Friday, 26 November 2010

No Dig Gardening, books and Winter Colour

The light at this time of year is really beautiful, the colours have a real vibrancy.

As well as the autumnal colours and foliage, I'm cheered to see a few flowers adding their brightness too.

With the days shortening and nights getting longer I've been catching up on some reading and finally got myself a copy of Charles Dowding's 'Organic Gardening: The Natural No Dig Way'.
I highly recommend it - I haven't quite finished it yet, but I love the idea of leaving the soil structure as intact as possible and minimizing disturbance.

I had already come across the idea of 'no dig' gardening in permaculture literature and I'm enjoying looking into it further and using it, hopefully exclusively, on my plot.
I already learnt this year how silly it is to weed and leave bare soil (and what a waste of resources / nutrients that can be) as nature is very quick to recover it. From now on I'm a complete mulch convert.

I tend to grow my plants in modules anyway and that suits a mulch system, as the plants have germinated and strengthened before being transplanted through the mulch.

I love what Charles says about how healthy plants generally suffer less from pests and diseases.
I also love his ideas for successional sowing - similar to Joy Larkcom - she has great ideas for creative vegetable gardening too.

There are a few things in Charle's book that I've had different experiences with e.g. rocket - luckily nobody told me not to sow it until after midsummer, so last year I had a great crop all summer - with no problems from flea beetle. Maybe the leaves did bolt slightly early - the the flowers are so pretty that I don't mind much.

Another great book that I got to read recently was Masanobu Fukuoka's 'The One-Straw Revolution' which looks at one mans journey of discovering natural farming techniques in Japan. It has a great feel to it - feels very wholesome to me.

So, thats my inspiration sorted for a while. Now all I need is my garden. It is challenging being over two hours away from 'my' garden, although I am lucky to have my aunts garden here, which is very natural and lush, and a few pots of things to keep my green fingers happy.

I must admit to getting itchy fingers and also longing to have my garden properly up and running. I want to see the seasons go by on my own plot, watching the successions of planting and harvests etc Patience must be a virtue I'm still cultivating!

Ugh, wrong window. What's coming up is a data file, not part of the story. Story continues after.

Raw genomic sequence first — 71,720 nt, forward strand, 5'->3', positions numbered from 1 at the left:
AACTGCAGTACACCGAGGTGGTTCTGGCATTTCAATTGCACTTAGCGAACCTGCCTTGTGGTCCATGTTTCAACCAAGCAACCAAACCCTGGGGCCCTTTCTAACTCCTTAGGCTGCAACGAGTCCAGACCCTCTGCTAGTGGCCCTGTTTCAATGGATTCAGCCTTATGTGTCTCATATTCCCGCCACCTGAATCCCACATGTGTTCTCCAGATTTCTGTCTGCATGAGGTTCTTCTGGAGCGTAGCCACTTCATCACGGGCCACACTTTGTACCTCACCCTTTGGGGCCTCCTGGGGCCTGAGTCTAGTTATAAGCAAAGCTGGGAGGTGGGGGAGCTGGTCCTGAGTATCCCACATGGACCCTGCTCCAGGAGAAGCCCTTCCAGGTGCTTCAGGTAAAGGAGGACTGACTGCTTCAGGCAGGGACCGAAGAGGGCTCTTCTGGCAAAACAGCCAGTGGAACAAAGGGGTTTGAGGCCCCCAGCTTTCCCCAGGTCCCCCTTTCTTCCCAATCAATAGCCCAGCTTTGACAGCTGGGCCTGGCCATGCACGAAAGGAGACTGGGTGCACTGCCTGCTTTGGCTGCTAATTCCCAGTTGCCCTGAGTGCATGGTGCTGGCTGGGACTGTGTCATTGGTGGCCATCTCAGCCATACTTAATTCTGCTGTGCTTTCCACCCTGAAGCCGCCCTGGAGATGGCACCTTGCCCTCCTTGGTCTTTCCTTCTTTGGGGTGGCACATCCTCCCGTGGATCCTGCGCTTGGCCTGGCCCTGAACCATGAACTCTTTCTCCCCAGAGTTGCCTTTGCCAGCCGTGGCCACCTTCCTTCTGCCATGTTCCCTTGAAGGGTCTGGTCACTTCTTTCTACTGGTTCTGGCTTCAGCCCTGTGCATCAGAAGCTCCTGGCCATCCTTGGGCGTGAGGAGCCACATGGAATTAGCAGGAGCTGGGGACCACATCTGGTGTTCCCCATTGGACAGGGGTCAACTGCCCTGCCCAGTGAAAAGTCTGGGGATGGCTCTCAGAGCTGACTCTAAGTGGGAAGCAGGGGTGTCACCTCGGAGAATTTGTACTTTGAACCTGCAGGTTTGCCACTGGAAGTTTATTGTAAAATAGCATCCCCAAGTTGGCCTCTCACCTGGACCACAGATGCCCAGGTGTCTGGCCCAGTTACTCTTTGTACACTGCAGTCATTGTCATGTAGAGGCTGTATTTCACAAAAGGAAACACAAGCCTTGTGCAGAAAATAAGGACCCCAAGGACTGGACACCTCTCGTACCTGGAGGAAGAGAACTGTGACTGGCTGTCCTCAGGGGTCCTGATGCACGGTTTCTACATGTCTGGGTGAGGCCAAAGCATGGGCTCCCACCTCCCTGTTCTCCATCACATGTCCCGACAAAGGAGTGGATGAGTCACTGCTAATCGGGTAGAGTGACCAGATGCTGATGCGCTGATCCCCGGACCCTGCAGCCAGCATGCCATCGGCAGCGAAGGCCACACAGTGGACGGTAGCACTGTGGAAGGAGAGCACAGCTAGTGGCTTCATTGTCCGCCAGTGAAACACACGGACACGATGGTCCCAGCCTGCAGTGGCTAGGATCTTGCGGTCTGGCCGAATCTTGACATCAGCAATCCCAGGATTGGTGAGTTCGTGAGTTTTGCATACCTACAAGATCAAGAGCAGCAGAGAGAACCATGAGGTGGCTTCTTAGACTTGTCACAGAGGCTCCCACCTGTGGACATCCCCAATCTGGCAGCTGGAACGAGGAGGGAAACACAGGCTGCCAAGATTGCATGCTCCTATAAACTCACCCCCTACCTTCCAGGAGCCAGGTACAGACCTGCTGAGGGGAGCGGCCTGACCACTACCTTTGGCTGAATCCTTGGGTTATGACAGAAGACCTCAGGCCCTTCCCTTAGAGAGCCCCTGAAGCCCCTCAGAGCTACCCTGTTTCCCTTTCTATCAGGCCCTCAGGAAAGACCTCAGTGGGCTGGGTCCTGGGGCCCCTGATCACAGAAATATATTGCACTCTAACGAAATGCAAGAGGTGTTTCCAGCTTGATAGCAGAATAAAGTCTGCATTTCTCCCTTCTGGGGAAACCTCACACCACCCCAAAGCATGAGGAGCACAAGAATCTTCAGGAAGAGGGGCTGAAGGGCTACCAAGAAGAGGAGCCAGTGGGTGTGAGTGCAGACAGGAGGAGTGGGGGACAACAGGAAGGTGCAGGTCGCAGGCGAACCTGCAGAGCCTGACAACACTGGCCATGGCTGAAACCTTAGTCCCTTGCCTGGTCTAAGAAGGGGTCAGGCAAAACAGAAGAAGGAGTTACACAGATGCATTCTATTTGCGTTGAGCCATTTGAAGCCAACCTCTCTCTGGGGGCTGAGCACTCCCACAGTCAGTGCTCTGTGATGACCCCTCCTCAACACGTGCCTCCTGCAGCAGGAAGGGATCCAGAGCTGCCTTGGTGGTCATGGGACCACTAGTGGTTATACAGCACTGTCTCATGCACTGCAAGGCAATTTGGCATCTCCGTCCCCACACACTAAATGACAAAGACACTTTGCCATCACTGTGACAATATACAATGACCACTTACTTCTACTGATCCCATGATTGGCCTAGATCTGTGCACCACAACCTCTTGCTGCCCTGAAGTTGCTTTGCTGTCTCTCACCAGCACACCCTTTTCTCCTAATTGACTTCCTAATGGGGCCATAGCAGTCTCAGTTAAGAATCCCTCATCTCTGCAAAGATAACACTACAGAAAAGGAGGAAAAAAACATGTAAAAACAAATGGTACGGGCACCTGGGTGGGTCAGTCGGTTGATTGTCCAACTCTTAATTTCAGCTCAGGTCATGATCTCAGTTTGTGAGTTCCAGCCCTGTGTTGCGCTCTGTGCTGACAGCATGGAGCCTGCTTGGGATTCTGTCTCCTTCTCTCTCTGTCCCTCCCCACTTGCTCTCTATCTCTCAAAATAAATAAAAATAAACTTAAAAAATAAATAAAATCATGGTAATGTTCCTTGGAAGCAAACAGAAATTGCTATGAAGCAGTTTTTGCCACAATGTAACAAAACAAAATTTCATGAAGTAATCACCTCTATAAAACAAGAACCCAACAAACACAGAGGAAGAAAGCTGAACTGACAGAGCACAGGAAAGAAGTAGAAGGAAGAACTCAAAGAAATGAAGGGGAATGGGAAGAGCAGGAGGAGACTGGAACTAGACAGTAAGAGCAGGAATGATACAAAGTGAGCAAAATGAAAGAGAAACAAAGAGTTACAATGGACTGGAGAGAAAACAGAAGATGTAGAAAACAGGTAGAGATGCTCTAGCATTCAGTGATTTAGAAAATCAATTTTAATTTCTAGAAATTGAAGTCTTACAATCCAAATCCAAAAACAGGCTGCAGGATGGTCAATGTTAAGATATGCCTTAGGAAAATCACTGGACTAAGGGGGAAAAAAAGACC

Anyway, there is distraction here, for example a few experimental winter salads in pots in my aunts barn. They won't feed an army, but I like to see things grow .. and to see how much they WILL grow over winter.

Here are some late sown lettuces (sown end Sept / early Oct) which are coming along just fine.

My calendula was still blooming earlier this week (although now sulking after a couple of nights of hard frost).

I love these violas, which have self seeded in cracks at the edge of the bed near the front door.

Surprisingly, the tall shrubby Escallonia is still happily flowering away and has been for months now.

Of course, there are still a few roses too. They don't have much scent when picked, but when I dry the petals on the radiator the room is filled with a delicious lingering scent.

My aunt's ornamental pyracantha also gives great colour this time of year.

I love how it has crept over the wall, so we can see it from the house now.

The girls are doing fine also - and add bucket loads to winter cheer.

Here's Benny, patrolling the drive.

Here Anna and Esmie are having a great time rummaging through the leaves and undergrowth.

Here they are again, setting off from the doorstep out into a hard frosty morning.

Wonder if the frost will turn to snow soon?

It's trying to snow as I type.

Until next time ...


  1. For a great example of small scale no dig permaculture, check out Colette O'Neil's Permaculture blog post 'Compost and Roses'

  2. I read a book on no-till gardening a few years ago and thought it made a lot of sense. How silly we are digging up the dirt to expose the weed seed so it can germinate and force us into more work. Duh. :)

    Love your little pockets of color. I've got a few of my own that I'm relishing as winter looms.

    Take care.

  3. Hi Grace,

    I love the colour in your garden, it always looks great... always some eye candy there :-)


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